In a fully connected Neural Network, each perceptron has it's bias term $b$ which is learnt. Often (example, in Linear/ Logistic Regression), when we don't want to treat this bias term explicitly, we add an extra "constant" feature $x_0 = 1$ to each training example. Can we show whether this will/ will not work in a Neural Network? i.e. we add an $x_0 = 0$ term to each training example but don't have a bias term in the perceptrons.
My idea is that such a Neural Network should be representationally weaker than the standard one as the term $x_0 = 1$ added will "dissolve" after the first layer. I tried constructing simple examples like (I used activation $g(x) = 1$ if $x \geq 0$ else $0$, at the hidden layer and output layer outputs, for a classification task)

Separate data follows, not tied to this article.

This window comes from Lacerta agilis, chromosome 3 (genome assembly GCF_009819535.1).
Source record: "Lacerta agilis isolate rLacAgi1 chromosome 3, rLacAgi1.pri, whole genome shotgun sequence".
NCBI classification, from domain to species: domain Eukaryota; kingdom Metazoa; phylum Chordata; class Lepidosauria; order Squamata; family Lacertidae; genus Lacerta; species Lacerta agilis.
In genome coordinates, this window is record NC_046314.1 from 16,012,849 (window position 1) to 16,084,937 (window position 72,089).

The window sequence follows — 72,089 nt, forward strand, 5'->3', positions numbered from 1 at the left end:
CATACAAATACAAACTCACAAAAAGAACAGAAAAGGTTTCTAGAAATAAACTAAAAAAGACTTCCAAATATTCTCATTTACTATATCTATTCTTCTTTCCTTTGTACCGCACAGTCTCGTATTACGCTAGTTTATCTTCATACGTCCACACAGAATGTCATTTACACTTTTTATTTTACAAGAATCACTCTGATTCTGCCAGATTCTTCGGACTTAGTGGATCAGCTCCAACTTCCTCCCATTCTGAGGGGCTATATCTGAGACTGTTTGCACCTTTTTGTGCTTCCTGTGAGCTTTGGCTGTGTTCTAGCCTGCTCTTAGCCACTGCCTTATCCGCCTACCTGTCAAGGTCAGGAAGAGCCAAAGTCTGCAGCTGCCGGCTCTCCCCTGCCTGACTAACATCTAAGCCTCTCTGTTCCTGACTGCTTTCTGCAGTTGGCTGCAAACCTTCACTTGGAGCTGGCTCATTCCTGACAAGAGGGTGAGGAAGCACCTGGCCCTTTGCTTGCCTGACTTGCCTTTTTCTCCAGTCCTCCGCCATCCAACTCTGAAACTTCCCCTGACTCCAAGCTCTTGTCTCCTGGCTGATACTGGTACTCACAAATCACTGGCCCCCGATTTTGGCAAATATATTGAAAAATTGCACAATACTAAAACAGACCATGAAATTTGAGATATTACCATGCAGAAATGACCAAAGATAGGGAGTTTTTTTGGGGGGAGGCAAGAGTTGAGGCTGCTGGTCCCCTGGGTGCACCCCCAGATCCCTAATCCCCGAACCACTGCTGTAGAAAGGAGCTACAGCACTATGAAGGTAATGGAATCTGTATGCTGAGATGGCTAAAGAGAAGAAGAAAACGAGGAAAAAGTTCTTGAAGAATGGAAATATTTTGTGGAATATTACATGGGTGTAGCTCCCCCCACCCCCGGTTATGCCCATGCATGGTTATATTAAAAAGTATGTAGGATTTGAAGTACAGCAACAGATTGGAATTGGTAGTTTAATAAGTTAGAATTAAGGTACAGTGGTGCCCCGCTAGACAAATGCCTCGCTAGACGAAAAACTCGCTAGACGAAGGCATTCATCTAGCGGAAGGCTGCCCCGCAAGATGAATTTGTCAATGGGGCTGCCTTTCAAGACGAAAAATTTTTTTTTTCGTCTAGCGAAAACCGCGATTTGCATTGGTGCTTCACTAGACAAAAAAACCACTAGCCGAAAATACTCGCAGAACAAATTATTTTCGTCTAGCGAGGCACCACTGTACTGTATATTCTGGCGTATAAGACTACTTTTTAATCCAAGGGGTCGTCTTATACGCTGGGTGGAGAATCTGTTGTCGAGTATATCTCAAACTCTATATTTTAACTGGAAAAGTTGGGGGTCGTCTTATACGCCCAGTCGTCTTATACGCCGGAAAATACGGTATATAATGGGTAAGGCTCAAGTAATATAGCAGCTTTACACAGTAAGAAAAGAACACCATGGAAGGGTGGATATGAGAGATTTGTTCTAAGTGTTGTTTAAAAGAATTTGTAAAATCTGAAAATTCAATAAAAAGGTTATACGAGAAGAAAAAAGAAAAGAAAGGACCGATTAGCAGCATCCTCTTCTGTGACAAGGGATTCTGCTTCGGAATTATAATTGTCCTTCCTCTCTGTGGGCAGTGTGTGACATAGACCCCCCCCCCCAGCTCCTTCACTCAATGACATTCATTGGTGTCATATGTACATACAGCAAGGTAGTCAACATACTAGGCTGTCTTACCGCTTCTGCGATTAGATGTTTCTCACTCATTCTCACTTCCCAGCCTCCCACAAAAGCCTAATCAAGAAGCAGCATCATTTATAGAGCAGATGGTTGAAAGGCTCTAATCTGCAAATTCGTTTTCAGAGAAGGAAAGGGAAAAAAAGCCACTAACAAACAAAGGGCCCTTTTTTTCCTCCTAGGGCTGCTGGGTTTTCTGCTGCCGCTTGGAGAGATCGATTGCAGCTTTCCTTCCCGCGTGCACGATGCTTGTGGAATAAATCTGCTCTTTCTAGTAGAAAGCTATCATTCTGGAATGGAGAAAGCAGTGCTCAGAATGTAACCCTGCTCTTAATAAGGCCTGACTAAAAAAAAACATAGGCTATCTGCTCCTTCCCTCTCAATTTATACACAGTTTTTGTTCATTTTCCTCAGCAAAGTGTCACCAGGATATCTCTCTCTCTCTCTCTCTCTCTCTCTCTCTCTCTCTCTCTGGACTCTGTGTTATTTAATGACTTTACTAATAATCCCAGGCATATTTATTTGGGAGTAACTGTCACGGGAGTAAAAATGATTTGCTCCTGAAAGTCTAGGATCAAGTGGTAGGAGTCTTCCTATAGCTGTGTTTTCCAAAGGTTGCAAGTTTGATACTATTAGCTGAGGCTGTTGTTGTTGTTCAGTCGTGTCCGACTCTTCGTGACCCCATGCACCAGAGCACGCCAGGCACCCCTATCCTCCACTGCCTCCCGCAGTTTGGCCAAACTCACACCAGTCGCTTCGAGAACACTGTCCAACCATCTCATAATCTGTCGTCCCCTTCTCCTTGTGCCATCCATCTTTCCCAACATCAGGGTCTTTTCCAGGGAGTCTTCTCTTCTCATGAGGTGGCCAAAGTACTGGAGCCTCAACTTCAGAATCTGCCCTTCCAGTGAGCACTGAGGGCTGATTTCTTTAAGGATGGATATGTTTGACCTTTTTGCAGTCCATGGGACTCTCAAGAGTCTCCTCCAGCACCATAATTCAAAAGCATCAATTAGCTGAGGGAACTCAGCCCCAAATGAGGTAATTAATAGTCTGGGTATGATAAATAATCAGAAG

1. $1$ hidden layer with $1$ perceptron and $1$ perceptron in the output layer. $x \in \Re^2$ (before adding $x_0 = 1$)
  2. $1$ hidden layer with $2$ perceptrons and $1$ perceptron in the output layer. $x \in \Re^2$ (before adding $x_0 = 1$)

In both cases, the set of Decision Boundaries drawn by both types of NN's were same.

I used this activation for simplicity, you're free to use any. Can someone help me with a simple enough example to show that the "proposed" Neural Network will be weaker than the one where each perceptron has it's bias term. Thanks!



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